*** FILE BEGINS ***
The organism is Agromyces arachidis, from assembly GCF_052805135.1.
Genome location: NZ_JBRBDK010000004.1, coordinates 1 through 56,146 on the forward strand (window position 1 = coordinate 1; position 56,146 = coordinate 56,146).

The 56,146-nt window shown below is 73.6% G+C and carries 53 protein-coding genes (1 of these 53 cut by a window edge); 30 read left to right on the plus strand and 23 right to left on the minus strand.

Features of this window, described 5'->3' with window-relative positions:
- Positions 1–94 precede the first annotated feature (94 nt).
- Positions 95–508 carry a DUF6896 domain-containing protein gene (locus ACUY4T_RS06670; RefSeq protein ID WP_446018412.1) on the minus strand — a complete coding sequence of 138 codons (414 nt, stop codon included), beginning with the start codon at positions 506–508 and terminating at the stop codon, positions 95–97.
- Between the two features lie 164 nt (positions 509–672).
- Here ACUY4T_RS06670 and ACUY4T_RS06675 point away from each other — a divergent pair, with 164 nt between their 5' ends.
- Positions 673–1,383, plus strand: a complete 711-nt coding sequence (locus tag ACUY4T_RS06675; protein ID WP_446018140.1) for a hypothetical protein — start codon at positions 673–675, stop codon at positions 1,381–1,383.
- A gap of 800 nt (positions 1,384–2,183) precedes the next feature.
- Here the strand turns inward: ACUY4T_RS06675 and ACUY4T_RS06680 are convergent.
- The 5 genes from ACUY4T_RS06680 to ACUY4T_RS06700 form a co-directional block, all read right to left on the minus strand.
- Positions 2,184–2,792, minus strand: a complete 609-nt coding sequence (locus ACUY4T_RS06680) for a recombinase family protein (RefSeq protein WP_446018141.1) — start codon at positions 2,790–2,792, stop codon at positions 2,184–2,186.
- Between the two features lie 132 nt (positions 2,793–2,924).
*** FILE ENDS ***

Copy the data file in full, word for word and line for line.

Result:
The organism is Agromyces arachidis, from assembly GCF_052805135.1.
Genome location: NZ_JBRBDK010000004.1, coordinates 1 through 56,146 on the forward strand (window position 1 = coordinate 1; position 56,146 = coordinate 56,146).

The 56,146-nt window shown below is 73.6% G+C and carries 53 protein-coding genes (1 of these 53 cut by a window edge); 30 read left to right on the plus strand and 23 right to left on the minus strand.

Features of this window, described 5'->3' with window-relative positions:
- Positions 1–94 precede the first annotated feature (94 nt).
- Positions 95–508 carry a DUF6896 domain-containing protein gene (locus ACUY4T_RS06670; RefSeq protein ID WP_446018412.1) on the minus strand — a complete coding sequence of 138 codons (414 nt, stop codon included), beginning with the start codon at positions 506–508 and terminating at the stop codon, positions 95–97.
- Between the two features lie 164 nt (positions 509–672).
- Here ACUY4T_RS06670 and ACUY4T_RS06675 point away from each other — a divergent pair, with 164 nt between their 5' ends.
- Positions 673–1,383, plus strand: a complete 711-nt coding sequence (locus tag ACUY4T_RS06675; protein ID WP_446018140.1) for a hypothetical protein — start codon at positions 673–675, stop codon at positions 1,381–1,383.
- A gap of 800 nt (positions 1,384–2,183) precedes the next feature.
- Here the strand turns inward: ACUY4T_RS06675 and ACUY4T_RS06680 are convergent.
- The 5 genes from ACUY4T_RS06680 to ACUY4T_RS06700 form a co-directional block, all read right to left on the minus strand.
- Positions 2,184–2,792, minus strand: a complete 609-nt coding sequence (locus ACUY4T_RS06680) for a recombinase family protein (RefSeq protein WP_446018141.1) — start codon at positions 2,790–2,792, stop codon at positions 2,184–2,186.
- Between the two features lie 132 nt (positions 2,793–2,924).